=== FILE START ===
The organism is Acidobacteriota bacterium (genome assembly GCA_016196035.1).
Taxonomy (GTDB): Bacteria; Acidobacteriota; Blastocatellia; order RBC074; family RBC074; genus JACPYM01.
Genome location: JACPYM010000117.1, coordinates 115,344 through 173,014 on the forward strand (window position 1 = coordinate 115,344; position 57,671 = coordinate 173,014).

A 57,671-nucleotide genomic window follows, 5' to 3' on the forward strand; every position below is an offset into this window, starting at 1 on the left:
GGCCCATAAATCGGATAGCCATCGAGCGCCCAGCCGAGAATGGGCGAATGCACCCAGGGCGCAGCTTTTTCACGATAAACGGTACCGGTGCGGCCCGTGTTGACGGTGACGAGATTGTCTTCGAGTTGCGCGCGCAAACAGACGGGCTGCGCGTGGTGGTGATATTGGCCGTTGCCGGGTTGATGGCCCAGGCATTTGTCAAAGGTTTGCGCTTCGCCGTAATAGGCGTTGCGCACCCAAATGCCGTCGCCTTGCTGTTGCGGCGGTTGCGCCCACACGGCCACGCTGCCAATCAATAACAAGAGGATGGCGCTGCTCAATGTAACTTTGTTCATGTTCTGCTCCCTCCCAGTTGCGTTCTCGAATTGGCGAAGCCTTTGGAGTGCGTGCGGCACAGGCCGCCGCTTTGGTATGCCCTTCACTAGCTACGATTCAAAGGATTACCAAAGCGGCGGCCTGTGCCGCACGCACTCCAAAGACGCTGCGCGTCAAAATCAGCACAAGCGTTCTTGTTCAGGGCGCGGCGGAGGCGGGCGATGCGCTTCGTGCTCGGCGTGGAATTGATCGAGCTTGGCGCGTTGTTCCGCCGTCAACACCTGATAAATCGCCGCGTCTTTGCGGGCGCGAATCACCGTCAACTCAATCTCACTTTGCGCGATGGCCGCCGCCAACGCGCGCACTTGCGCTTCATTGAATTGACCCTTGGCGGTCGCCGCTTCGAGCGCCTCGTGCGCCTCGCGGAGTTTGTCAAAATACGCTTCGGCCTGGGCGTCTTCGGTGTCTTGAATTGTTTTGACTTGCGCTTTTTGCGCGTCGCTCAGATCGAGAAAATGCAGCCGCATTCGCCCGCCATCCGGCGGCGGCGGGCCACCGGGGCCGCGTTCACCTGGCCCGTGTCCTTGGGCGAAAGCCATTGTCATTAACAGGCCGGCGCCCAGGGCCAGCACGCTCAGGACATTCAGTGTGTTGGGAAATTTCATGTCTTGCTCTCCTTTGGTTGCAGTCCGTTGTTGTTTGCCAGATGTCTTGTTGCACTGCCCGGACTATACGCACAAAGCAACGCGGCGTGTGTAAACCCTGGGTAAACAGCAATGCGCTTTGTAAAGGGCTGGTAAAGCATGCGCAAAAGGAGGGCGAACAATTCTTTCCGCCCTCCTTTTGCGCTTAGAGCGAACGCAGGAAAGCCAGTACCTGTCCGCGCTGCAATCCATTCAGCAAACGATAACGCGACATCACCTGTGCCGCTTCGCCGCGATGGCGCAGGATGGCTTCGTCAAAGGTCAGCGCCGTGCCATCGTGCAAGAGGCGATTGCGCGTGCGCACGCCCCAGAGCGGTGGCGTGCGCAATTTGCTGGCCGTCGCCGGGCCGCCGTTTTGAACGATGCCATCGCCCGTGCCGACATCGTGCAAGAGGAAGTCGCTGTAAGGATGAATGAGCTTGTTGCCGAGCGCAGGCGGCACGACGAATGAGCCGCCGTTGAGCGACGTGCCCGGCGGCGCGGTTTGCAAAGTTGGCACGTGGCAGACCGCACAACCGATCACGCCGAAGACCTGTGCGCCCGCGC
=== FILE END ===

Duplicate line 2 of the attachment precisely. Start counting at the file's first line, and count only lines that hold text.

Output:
Taxonomy (GTDB): Bacteria; Acidobacteriota; Blastocatellia; order RBC074; family RBC074; genus JACPYM01.